Patients receiving prescriptions for off-label indications were 54% more likely to experience an adverse event that warranted discontinuation of that agent. However, off-label use backed by strong scientific evidence had the same risk for ADEs as did on-label use (AHR 1.10; 95% CI, 0.88-1.38). There were higher risks for ADEs in drugs approved from 1981 to 1995, in drugs used by women, and in patients receiving polypharmacy (five to seven drugs). Agents most associated with ADEs were cardiovascular and anti-infective, and the most common ADEs affected the gastrointestinal tract and nervous, respiratory, and musculoskeletal systems.

In an accompanying editorial, Good and Gellad4 placed the issues into broader perspective. They cited an August, 2015 ruling of a Manhattan judge in the case of Amarin Pharma, which sought to promote icosapent ethyl (approved for the indication of hypertriglyceridemia) for broader, cardiovascular benefits.5 The ruling allowed Amarin to provide truthful, albeit off-label, information regarding the drug. Their right to do this, according to the ruling, was protected by First-Amendment freedom of speech. The question raised by the editorial is whether freedom of speech is appropriate if health and lives might be placed at risk. The authors likened this to “yelling ‘fire’ in a crowded theater without imminent danger” and discussed both sides of this complex conundrum.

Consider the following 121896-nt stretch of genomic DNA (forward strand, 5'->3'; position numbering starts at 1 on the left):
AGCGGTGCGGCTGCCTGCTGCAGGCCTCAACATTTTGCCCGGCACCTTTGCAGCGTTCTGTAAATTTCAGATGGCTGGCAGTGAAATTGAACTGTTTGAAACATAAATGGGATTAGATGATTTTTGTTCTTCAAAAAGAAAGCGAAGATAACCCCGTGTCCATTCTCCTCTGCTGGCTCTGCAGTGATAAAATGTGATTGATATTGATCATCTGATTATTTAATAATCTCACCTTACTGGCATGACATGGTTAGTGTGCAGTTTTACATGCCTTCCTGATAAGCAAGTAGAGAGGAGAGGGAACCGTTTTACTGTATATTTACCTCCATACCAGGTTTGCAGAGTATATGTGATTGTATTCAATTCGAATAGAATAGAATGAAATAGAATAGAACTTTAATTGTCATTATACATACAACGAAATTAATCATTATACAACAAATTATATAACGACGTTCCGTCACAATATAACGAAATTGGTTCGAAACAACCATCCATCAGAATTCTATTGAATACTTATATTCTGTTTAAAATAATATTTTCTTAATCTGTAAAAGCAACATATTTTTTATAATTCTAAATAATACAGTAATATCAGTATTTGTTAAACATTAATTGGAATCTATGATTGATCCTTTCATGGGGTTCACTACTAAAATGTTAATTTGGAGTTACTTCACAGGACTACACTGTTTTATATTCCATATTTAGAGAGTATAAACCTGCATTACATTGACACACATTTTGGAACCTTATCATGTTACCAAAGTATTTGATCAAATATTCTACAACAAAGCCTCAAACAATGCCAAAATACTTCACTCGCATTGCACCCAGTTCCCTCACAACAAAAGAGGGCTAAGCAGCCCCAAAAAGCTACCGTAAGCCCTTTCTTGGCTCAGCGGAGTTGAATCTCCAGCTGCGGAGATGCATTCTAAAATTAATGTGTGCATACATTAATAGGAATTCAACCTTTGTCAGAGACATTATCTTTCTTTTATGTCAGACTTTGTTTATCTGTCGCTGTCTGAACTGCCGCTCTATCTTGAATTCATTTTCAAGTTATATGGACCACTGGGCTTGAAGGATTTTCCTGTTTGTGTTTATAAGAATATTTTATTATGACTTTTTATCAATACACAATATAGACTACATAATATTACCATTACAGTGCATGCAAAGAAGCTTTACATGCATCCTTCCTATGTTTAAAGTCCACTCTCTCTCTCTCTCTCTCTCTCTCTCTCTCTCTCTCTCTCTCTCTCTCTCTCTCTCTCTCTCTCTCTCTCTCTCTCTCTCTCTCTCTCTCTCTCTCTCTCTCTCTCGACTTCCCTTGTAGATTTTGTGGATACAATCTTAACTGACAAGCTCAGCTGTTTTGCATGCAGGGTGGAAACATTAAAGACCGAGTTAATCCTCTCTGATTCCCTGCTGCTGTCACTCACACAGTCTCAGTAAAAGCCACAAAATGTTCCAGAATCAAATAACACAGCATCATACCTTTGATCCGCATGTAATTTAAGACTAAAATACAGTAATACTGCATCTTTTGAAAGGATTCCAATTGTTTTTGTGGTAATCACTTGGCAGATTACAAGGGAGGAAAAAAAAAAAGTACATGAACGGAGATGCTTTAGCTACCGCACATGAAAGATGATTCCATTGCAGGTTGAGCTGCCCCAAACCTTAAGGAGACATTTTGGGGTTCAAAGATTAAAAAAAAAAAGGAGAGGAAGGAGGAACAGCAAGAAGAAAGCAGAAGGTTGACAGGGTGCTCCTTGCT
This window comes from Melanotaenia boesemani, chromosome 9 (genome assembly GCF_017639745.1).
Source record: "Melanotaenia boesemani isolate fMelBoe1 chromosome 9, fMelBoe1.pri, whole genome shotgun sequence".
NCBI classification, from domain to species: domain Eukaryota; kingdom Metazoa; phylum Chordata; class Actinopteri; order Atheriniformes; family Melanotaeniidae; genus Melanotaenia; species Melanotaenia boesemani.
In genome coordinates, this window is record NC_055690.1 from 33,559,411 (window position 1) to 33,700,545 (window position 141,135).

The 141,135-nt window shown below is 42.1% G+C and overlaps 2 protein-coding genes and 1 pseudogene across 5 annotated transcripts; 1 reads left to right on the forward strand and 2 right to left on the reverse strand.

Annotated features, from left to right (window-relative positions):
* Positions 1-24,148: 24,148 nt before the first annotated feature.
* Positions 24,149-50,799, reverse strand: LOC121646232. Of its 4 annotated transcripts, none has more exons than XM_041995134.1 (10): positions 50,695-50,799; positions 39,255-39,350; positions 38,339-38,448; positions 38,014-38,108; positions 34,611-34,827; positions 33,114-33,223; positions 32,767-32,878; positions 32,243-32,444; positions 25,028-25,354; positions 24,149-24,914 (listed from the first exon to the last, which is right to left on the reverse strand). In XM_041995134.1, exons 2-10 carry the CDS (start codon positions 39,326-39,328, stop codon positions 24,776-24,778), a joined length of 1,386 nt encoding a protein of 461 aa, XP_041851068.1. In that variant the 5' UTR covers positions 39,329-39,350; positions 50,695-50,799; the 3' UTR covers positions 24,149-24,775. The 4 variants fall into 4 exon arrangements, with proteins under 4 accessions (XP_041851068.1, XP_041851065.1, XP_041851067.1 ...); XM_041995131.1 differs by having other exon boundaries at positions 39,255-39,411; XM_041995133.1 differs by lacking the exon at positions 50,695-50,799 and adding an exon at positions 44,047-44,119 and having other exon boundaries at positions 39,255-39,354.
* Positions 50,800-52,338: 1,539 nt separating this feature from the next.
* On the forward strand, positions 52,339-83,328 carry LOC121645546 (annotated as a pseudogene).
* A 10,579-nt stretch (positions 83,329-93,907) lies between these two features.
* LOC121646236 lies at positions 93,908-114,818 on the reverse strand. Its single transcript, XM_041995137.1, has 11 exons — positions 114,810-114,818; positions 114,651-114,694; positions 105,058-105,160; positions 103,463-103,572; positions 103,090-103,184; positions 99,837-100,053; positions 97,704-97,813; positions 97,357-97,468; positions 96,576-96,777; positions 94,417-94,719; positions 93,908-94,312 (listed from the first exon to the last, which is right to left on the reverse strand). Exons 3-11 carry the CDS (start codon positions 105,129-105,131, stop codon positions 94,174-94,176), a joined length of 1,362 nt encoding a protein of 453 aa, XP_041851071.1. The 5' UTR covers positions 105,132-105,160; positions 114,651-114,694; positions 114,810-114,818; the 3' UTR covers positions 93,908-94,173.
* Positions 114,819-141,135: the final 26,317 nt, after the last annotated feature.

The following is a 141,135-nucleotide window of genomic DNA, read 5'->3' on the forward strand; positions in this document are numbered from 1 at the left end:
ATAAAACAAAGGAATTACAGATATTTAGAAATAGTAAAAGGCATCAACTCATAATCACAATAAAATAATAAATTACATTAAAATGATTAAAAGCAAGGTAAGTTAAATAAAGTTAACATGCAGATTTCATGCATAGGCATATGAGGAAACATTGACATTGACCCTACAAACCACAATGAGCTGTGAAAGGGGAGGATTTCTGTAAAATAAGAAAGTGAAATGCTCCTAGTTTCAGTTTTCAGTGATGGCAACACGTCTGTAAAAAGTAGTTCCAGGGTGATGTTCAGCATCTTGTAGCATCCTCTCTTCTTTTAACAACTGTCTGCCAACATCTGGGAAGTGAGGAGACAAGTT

They noted that appropriate off-label prescription is not only common but is actually standard of care and recommended by evidence-based guidelines (eg, metoprolol as first-line therapy for rate control in atrial fibrillation).4 Moreover, off-label use sometimes precedes approval for a given indication (eg, thalidomide, originally approved for treatment of leprosy in 1998, was used off-label for treatment of multiple myeloma and in 2006, received FDA-approval for that indication). Thus, off-label use of drugs may actually constitute good medical practice.


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